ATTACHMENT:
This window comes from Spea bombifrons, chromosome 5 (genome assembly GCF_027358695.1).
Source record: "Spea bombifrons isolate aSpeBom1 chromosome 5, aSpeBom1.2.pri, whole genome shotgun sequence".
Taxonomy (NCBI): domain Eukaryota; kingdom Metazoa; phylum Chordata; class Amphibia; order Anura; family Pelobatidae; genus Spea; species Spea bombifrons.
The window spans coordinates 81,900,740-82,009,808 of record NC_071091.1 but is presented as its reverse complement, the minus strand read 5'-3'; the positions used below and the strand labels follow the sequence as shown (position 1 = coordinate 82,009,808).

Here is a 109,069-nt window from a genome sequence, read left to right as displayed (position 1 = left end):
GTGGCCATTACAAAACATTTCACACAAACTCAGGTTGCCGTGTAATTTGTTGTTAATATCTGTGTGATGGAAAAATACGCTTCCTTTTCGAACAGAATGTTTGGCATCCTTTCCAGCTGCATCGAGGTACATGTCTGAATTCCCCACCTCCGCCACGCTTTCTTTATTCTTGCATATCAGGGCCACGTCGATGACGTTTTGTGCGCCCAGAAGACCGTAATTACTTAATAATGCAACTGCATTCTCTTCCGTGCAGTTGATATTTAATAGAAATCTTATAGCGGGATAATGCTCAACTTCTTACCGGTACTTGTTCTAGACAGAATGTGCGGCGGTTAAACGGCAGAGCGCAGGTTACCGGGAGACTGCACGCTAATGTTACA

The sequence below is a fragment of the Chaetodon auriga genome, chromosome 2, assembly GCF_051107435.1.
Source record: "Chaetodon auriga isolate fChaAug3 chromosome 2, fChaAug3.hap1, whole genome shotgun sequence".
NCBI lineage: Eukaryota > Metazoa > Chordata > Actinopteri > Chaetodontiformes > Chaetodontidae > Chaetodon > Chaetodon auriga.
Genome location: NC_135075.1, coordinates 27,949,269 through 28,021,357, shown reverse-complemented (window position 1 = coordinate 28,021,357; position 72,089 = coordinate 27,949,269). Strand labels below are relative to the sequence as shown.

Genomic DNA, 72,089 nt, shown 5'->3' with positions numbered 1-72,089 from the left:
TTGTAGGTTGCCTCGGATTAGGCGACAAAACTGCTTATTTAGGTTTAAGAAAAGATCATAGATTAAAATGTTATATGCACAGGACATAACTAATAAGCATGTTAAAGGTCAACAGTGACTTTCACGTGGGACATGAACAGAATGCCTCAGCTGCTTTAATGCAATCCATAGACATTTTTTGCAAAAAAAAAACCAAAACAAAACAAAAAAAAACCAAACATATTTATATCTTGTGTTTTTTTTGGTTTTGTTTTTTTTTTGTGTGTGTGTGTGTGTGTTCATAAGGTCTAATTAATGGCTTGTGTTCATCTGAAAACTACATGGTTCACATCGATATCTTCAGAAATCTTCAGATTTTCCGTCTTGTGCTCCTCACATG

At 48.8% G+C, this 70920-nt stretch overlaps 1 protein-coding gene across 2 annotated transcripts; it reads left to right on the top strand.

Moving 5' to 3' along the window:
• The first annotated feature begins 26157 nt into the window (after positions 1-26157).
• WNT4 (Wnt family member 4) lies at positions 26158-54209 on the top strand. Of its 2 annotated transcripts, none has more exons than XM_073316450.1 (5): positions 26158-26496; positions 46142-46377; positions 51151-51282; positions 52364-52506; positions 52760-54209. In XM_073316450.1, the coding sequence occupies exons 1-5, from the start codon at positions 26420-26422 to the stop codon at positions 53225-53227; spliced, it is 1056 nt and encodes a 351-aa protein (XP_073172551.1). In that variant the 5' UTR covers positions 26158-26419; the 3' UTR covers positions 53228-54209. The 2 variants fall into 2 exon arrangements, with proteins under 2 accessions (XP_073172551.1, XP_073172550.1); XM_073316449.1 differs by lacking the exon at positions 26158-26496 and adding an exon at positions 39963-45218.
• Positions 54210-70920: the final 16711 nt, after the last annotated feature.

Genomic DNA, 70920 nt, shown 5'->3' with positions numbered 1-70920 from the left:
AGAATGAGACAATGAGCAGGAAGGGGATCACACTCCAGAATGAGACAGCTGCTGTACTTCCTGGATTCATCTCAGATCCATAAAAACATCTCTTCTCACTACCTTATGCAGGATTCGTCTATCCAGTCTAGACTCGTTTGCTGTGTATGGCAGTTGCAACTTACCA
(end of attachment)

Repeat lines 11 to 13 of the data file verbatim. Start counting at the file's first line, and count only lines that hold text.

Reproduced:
Genomic DNA, 72,089 nt, shown 5'->3' with positions numbered 1-72,089 from the left:
TTGTAGGTTGCCTCGGATTAGGCGACAAAACTGCTTATTTAGGTTTAAGAAAAGATCATAGATTAAAATGTTATATGCACAGGACATAACTAATAAGCATGTTAAAGGTCAACAGTGACTTTCACGTGGGACATGAACAGAATGCCTCAGCTGCTTTAATGCAATCCATAGACATTTTTTGCAAAAAAAAAACCAAAACAAAACAAAAAAAAACCAAACATATTTATATCTTGTGTTTTTTTTGGTTTTGTTTTTTTTTTGTGTGTGTGTGTGTGTGTTCATAAGGTCTAATTAATGGCTTGTGTTCATCTGAAAACTACATGGTTCACATCGATATCTTCAGAAATCTTCAGATTTTCCGTCTTGTGCTCCTCACATG

At 48.8% G+C, this 70920-nt stretch overlaps 1 protein-coding gene across 2 annotated transcripts; it reads left to right on the top strand.